This isn’t a sponsored post.
BrumHour was invited to the media and press night of West Side Story by Birmingham Hippodrome.
For Brum Radio’s Interval Theatre, Dave Massey spoke to cast and creatives of West Side Story. Listen back here:
By Dave Massey twitter.com/BrumHour
West Side Story at
Director and choreographer: Matt Hawksworth, book by Arthur Laurents, music by Leonard Bernstein and lyrics by Stephen Sondheim
West Side Story is the first youth production ever created by Birmingham Hippodrome for its huge main stage and it was wonderful to be invited to the media night to review this stunning performance.
Tony (Alex Cook) and Maria (Kamilla Fernandes) are, by default, part of two rival gang groups. Maria, a Puerto Rico born immigrant has recently moved to New York City’s Upper West Side where her brother Bernando (Gibsa Bah) is the leader of the Sharks, Bernando’s girlfriend Anita (Ruby Hewitt) owns a bridal store where Maria works. Tony’s friend Riff (Matthew Pandya) is the leader of the Jets. After facing off in the street the two gangs set about having a rumble to resolve their turf war, but Tony and Maria only have love on their mind.
Inspired by Romeo and Juliet, West Side Story brings its own dimension to the classic Shakespeare tale, with dance numbers and songs that have endured over 50 years including Maria, I Feel Pretty, America and Somewhere.
Powerfully told by its talented group of homegrown talent, there are many subjects explored by this youthful cast. Gun violence, knife crime, turf war, mass shootings, sexual abuse, misogyny, ageism, homophobia and racism are all starkly touched upon at different points. There are some colourful jokes which I felt makes this unsuitable for primary age children.
I kept having to remind myself this wasn’t a “professional” cast as the young leads all have talent and charisma that would stand up on a UK Tour or in the West End, Alex Cook’s powerful vocals were simply stunning while Kamilla Fernandes vulnerable and innocent Maria draws attention whenever she appears on stage.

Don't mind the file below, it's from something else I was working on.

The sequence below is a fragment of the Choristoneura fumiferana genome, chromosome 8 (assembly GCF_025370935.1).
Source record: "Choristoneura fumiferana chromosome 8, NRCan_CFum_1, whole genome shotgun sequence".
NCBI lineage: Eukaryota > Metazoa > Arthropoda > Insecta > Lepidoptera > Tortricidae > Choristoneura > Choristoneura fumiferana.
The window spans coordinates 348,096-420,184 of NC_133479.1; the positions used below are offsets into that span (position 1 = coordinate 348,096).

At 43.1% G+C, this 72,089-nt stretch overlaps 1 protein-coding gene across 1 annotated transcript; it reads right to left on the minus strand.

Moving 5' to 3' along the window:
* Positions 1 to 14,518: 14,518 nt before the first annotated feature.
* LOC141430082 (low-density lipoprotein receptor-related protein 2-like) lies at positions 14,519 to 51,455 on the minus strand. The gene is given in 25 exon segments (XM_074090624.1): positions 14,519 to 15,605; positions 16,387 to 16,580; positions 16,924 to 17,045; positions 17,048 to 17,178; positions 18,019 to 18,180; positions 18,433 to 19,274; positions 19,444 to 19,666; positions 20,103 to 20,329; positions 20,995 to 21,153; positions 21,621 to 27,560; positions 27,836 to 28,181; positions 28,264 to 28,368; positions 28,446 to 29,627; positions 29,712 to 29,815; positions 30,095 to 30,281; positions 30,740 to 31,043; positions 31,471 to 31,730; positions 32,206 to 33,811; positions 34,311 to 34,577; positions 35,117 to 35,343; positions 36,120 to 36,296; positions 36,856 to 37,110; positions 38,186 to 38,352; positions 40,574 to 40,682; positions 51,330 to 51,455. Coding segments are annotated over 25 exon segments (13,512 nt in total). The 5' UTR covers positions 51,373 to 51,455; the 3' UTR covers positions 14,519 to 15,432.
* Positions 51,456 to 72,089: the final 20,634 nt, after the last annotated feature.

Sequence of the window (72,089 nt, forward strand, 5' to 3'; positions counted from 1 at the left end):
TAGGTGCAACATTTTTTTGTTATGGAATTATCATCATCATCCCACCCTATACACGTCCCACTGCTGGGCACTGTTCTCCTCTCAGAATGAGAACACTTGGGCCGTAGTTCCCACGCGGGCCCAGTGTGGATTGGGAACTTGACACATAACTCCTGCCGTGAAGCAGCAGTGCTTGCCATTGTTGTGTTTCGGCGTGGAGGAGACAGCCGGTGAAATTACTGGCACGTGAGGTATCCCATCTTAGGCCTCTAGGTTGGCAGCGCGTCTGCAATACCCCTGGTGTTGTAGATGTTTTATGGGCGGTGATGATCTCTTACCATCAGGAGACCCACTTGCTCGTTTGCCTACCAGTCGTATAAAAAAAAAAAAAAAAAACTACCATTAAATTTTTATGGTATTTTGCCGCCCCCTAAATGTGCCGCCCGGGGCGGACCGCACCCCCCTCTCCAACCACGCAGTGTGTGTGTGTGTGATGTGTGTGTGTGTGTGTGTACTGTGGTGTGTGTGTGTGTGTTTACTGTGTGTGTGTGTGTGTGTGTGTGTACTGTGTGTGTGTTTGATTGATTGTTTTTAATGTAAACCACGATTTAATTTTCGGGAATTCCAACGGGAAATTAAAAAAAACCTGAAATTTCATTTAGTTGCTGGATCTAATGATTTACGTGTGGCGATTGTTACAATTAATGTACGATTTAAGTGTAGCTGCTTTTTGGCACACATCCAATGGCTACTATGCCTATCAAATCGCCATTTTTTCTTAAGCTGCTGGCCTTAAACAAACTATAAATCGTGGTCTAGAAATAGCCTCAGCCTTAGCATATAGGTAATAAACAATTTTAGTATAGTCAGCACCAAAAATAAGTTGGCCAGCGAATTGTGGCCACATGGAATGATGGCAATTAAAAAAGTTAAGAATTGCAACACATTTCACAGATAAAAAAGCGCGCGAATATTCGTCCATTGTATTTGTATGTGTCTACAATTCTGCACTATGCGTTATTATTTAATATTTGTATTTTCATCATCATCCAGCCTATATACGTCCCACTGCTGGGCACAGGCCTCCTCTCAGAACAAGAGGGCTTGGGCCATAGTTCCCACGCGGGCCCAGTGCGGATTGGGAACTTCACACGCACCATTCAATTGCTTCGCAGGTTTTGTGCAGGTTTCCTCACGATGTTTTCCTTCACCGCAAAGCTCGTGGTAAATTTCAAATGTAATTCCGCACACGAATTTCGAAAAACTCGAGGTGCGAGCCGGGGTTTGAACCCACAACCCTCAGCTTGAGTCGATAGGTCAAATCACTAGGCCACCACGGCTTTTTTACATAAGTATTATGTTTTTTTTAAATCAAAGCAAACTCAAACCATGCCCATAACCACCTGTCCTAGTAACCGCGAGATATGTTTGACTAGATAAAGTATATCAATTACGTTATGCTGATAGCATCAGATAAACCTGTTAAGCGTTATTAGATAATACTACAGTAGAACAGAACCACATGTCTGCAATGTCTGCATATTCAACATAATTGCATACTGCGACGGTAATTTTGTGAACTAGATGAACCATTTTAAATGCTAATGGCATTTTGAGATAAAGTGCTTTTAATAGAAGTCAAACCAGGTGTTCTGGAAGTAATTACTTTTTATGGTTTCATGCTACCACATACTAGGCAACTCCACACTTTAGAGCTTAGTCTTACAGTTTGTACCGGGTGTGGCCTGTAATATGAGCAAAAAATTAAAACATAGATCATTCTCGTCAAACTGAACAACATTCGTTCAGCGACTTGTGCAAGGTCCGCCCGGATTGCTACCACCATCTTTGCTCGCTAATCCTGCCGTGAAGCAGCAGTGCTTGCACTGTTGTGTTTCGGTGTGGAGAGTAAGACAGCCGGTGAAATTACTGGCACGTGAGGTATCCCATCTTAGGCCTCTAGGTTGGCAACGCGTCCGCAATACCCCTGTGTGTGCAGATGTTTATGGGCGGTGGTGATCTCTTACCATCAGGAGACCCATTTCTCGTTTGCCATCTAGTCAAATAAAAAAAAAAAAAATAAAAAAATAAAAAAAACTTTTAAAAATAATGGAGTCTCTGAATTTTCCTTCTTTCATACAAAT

Semi-transparent black fabric hangs on three sides of the stage, with sixteen light strips creating both an indoor and outdoor settings, a shipping container sized box becomes a bedroom, a brick wall and a seating area. As a contrast to the fabric and lighting, several large metal poll frames create urban spaces.
The music seemed fairly in keeping with the soundtrack, full of rich tones and vibrant history of this tragic and thoughtful story. The costumes became a GAP advert (Youtube it kids!) after the interval with white vests and denim on everyone during a dream style sequence. Special shoutouts to the “adult” performers, Birmingham Hippodrome’s Chris Cooper particularly left his mark as a gruff bigoted police officer.
I love the theatres of Birmingham so much and seeing Birmingham Hippodrome put on their own uniquely flavoured youth production was very special indeed. It seems more than intimate and personal when a production is created just for the single venue it is being performed in. Normally only the Brum Panto is afforded this annual opportunity on the Hippodrome stage. Seeing the back walls of the stage and up into the rigging area really made this feel raw and new despite the very long history of the story.
The audience loved this and gave a standing ovation with loud applause throughout. I hope more homegrown productions appear in the future.
West Side Story is at Birmingham Hippodrome until 31st August. Book tickets here: birminghamhippodrome.com/calendar/west-side-story
This isn’t a sponsored post.
When not writing about theatre for BrumHour, or producing Interval Theatre for Brum Radio (Tuesdays 3pm) brumradio.com/intervaltheatre, Dave Massey can be found eating crisps and claiming to be at the gym. And tweeting about Birmingham for #BrumHour.